Capitol Journal: What’s behind a bid to shift dollars from the bullet train to water projects
Grab billions from Gov. Jerry Brown’s bullet train project and spend it on generating more water. Build some dams. Many Californians have been shouting for that.
Now two Republican state politicians are backing a proposed ballot initiative to make that a reality. Scuttle the train and store more water.
But there’s significantly more to it.
While high-speed rail certainly will draw the headline focus, the proposal’s primary purpose apparently is to reduce water for the environment and provide more for agriculture.
It would amend the state constitution to make domestic use and crop irrigation the top priorities for California water. And those would be the only listed priorities.
The water priorities provision is wonky and less rousing than train-terminating. But it would be historic.
“It’s a very sneaky attack on the environment,” says Doug Obegi, senior attorney for the Natural Resources Defense Council.
“It overturns long-standing law, some of it dating to when the state was first created. It potentially undercuts environmental statutes. It seems intended to reduce protections for rivers and fisheries.”
The sponsors don’t necessarily disagree.
“We’ve made a lot of decisions to protect species that are struggling to stay alive,” says Sen. Bob Huff (R-San Dimas), who will be termed out next year and is running for Los Angeles County supervisor. Huff and George Runner, a member of the state Board of Equalization, are co-sponsoring the ballot initiative.
“The average person believes he should be high on the food chain” for water, Huff says. “The reality is he’s not. Of all the species that ever existed, 95% are now extinct. We didn’t do that. How much do we spend on nature when it has a way of adapting to the times and evolving?”
In many cases, however, we did do that — or at least chased the species out of our habitat. Salmon and steelhead runs have declined dramatically.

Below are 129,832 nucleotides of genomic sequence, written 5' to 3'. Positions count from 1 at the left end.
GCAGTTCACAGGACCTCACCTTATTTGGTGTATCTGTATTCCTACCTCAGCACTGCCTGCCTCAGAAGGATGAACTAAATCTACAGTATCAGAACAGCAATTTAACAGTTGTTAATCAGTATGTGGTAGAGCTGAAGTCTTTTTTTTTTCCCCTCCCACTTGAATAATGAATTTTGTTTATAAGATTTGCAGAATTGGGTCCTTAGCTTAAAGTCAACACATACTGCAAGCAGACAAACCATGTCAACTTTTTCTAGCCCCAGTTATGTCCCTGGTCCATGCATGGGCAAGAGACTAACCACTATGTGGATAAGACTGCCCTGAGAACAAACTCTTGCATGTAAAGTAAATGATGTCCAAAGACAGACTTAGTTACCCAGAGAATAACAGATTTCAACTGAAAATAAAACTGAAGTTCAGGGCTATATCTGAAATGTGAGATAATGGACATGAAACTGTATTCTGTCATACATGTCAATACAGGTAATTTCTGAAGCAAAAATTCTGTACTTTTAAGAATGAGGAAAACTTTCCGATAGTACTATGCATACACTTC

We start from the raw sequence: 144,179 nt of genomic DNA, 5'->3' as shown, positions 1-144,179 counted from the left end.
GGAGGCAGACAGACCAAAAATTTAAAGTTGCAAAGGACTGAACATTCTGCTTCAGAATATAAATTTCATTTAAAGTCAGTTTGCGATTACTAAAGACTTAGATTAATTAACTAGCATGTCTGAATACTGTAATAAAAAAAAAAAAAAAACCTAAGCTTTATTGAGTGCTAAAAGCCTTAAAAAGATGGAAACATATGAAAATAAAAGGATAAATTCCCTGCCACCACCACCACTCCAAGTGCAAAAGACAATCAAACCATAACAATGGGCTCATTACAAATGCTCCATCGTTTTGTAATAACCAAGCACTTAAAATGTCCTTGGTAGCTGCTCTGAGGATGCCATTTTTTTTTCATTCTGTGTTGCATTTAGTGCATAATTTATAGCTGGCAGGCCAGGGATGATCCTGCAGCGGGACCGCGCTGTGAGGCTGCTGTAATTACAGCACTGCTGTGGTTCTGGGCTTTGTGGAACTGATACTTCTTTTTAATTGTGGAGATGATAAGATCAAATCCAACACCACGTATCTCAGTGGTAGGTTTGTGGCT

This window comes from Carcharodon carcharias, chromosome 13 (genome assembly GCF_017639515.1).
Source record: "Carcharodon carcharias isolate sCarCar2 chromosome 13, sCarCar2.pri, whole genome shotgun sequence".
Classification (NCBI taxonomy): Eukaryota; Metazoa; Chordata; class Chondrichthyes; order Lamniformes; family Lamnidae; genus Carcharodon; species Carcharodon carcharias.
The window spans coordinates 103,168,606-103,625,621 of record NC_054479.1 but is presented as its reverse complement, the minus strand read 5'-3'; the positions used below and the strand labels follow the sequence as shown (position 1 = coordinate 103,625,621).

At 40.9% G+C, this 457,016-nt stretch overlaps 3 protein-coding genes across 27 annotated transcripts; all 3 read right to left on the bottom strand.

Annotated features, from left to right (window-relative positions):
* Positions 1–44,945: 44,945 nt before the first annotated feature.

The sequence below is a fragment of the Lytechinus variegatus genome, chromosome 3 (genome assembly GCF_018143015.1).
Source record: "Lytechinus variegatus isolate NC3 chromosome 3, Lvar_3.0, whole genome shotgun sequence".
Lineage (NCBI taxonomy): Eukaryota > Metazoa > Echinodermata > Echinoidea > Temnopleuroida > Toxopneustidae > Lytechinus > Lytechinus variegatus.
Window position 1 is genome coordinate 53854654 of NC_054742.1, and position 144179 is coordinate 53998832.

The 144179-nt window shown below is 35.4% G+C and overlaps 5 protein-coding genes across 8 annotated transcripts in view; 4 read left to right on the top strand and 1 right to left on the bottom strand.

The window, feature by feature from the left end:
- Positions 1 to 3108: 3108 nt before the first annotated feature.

In the 20th century, we dried up 95% of California’s native wetlands. It’s almost laughable when business and agriculture, with straight faces, call now for “balancing” what’s left, the final 5%.
“The drought has caused an environmental crisis for native fish and water birds, which was aggravated in some places by the relaxation of environmental standards to allow for an increase in water for cities and farms,” the non-ideological Public Policy Institute of California reported Tuesday.
The institute recommended that the state water board designate “an environmental water budget” for each river and allow local officials to implement it. But that wouldn’t be possible under the proposed ballot measure.
“If you’re down to your last 50 gallons,” Huff asks, “would you give it to a person who’s thirsty or a fish so it could migrate upstream? People should be No. 1, agriculture No. 2 because it’s feeding people.”
But many of our water-gulping farms — especially the nut orchards — are feeding people in Asia. Californians also like to eat fish. And on the coast, that puts food on the table for commercial fishermen.
A reminder: Agriculture uses 80% of California’s developed water. Only 20% goes to urban use.
Agriculture thinks that has a bad ring. So it spins different figures: 50% of all California water goes to the environment, 40% to farms and 10% to cities. Same difference: Agriculture uses four times as much water as urban areas.
And “environmental use” includes every drop in the rivers. In normal years, that water isn’t “wasted” to the sea. It repels salt and keeps our water supply fresh. It also flushes poisons out of bays, sustains the coastal fishing industry and allows Californians to enjoy some recreation.
But farmers, especially in the San Joaquin Valley, complain of being “dust bowled” by environment protectors. Never mind that Gov. Pat Brown 55 years ago sold Californians on his landmark state water project by promising that only “surplus” northern water would be shipped to the arid south. There isn’t much surplus these days.
But back to the choo-choo.
“What Californians voted for on high-speed rail isn’t being delivered,” Runner says correctly. “It’s so different, they should have a shot at stopping it.”
Basically, the bullet train’s projected cost has doubled since its approval in 2008 and the rail line was significantly shortened.
The price tag is now at least $68 billion. Voters authorized $9 billion in state bonds. They were told the line would stretch from San Diego to San Francisco and Sacramento. Now it’s just Los Angeles to San Francisco.
The initiative would take what’s left of the train bonds — $8 billion — and spend it on water facilities. Also, $2.7 billion in storage money approved last year as part of a $7.5-billion water bond would be added. The total $10.7 billion would be used for two new dams, expansion of current dams, recharging aquifers, capturing storm water and updating other facilities.
An agriculture-rooted organization, the California Water Alliance, originated the initiative. The measure was unveiled last week. It’s targeted for the November 2016 ballot.
Sponsors will need to raise a minimum $2 million for signature collecting, then at least $8 million more for the campaign.
“Everyone likes to pop off” about the bullet train and water shortage, Runner says. “We’ll see whether people actually step up.”
If they do, it could trigger a wild free-for-all.
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